posted on April 14, 2002 08:07 PM


"I am sick and tired of sanctimonious vegans berating me for enjoying meat."
But that's the whole point of being a vegan: that sanctimonious, self-righteous feeling you get just knowing that you're smarter and more moral than the rest of those fools out there. Why, they don't even care about mother Earth! That feeling helps offset the hollow, empty feeling brought on by eating grass and weeds. Plus, if you're shouting loudly enough at the unenlightened and self-destructive meat-eaters, maybe nobody will notice the uncontrollable flatulence.

posted by Mike on April 15, 2002 04:50 AM

I am a vegetarian, not a vegan, but here's my thinking:

I've got no problems with eating meat; I spent a good portion of my anthropology degree looking at various evolutionary adaptations and I'd argue that our kickass neocortex is directly tied to our shift towards omnivory (and the resultant reduction in tooth and jaw size, leading to a centering of our skull on the spine, leading to a better balance to expand the cranium, am I boring you yet?).

My issue is the fact that in a frantic drive to make profit and efficiency the only factors that matter most of the animals that get consumed every year spend their entire lives in hideously miserable conditions, and are killed painfully by unskilled workers. As a child I used to play on the farm of Mennonite friends of my grandmother -- those were some happy chickens and cows; they spent their days outside, under the sun, eating real grass, and spend their nights in a warm barn, snoozing in stalls which actually allowed them room to turn around. The meat costs more than the usual supermarket or fast food fare. But it is lacking the steroids, hormones and antibiotics you'll get with your cheaper purchase.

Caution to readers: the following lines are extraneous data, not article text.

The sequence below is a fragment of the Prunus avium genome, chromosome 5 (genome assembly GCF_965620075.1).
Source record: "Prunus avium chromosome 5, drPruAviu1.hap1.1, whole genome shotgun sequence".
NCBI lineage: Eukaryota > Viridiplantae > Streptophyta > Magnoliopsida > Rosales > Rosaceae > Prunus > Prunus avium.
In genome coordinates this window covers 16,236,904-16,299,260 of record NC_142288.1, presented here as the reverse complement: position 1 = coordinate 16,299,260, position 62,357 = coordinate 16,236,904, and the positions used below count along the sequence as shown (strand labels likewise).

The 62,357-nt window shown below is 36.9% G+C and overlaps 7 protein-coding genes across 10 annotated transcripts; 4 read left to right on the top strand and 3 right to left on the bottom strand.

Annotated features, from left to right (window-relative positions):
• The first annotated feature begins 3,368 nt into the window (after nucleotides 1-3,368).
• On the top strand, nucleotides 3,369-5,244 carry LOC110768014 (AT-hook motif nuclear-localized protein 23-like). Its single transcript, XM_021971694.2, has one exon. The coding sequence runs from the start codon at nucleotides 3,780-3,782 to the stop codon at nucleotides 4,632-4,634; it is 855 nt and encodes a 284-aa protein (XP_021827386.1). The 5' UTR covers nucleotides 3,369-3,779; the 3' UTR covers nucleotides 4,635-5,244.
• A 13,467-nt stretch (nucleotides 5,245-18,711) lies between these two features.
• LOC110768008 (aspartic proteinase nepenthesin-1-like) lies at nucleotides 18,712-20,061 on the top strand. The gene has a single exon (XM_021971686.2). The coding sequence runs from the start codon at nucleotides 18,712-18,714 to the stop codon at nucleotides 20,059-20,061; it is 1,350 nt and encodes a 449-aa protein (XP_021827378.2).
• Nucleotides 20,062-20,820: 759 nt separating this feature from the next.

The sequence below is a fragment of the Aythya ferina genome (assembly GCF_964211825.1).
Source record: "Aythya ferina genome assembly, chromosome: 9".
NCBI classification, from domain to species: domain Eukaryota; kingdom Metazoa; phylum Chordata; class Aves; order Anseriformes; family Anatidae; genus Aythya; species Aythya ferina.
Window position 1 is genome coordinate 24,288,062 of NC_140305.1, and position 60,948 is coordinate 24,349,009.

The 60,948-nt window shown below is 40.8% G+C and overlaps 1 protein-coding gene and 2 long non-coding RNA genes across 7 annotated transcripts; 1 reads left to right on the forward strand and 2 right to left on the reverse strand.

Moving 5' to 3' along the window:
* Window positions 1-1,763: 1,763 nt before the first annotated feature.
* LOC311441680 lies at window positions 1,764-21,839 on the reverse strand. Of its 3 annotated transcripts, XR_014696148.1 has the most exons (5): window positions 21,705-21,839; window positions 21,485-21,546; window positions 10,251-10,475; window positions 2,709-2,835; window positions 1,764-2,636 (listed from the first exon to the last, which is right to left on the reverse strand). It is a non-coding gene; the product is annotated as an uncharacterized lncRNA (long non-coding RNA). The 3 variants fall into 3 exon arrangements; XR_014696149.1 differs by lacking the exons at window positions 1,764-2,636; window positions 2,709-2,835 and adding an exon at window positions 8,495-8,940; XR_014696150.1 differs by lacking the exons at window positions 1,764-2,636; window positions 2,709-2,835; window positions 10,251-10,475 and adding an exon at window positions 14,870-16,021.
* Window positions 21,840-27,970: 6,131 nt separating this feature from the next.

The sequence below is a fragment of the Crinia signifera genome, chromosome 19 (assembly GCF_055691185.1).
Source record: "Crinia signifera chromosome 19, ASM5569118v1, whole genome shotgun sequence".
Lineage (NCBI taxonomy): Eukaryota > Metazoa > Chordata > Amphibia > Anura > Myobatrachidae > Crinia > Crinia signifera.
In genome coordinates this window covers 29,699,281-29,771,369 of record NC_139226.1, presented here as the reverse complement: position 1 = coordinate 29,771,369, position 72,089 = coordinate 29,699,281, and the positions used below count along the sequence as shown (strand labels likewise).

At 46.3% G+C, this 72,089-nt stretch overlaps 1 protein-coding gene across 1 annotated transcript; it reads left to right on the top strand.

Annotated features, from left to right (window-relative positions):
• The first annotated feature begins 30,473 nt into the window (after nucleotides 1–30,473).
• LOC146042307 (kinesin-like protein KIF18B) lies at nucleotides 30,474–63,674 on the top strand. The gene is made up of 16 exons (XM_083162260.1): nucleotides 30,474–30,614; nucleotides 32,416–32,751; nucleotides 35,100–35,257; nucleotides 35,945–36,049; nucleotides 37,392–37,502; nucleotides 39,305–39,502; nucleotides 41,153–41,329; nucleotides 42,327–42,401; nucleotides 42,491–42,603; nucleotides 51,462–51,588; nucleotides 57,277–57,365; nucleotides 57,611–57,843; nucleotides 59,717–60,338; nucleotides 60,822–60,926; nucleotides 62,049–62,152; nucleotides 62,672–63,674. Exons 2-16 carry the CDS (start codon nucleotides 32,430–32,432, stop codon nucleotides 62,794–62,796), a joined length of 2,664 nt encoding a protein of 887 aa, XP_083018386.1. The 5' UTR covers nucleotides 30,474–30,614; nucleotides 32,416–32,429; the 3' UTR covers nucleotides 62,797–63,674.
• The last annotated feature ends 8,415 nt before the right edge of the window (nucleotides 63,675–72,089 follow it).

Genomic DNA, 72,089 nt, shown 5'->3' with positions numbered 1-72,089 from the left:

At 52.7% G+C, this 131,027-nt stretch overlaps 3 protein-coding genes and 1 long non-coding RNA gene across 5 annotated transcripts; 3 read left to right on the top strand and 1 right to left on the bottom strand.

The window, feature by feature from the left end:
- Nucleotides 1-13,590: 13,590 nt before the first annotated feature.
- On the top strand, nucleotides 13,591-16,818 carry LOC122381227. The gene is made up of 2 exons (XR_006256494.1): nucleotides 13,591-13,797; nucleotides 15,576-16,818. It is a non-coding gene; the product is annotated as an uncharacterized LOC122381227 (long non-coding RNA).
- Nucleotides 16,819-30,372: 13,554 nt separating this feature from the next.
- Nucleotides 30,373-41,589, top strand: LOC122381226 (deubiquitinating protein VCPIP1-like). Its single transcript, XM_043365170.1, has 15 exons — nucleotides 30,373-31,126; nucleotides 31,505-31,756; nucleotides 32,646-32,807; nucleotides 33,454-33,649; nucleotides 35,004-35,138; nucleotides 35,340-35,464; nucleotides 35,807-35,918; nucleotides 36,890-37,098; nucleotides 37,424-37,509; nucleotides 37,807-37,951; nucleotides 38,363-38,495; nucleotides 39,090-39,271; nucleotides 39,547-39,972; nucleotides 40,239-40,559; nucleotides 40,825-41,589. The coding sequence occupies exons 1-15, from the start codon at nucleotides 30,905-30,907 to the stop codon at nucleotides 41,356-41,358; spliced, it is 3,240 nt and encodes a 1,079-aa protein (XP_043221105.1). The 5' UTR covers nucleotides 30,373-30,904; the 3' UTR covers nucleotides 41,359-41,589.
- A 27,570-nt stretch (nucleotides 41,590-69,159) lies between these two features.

People who pay the extra cash to get their hands on meat from animals that didn't have to suffer needlessly can chow down with clear consciences. But if you're so damn cheap that you won't cough up an extra buck or two for your steak, when for that money you get better health and prevent the suffering of creatures that, while not as smart as us unarguabely have rudimentarly consciousness and a nervous system that can feel pain and anxiety, you're a sanctimonious ass as surely as the poncho wearing vegans you detest.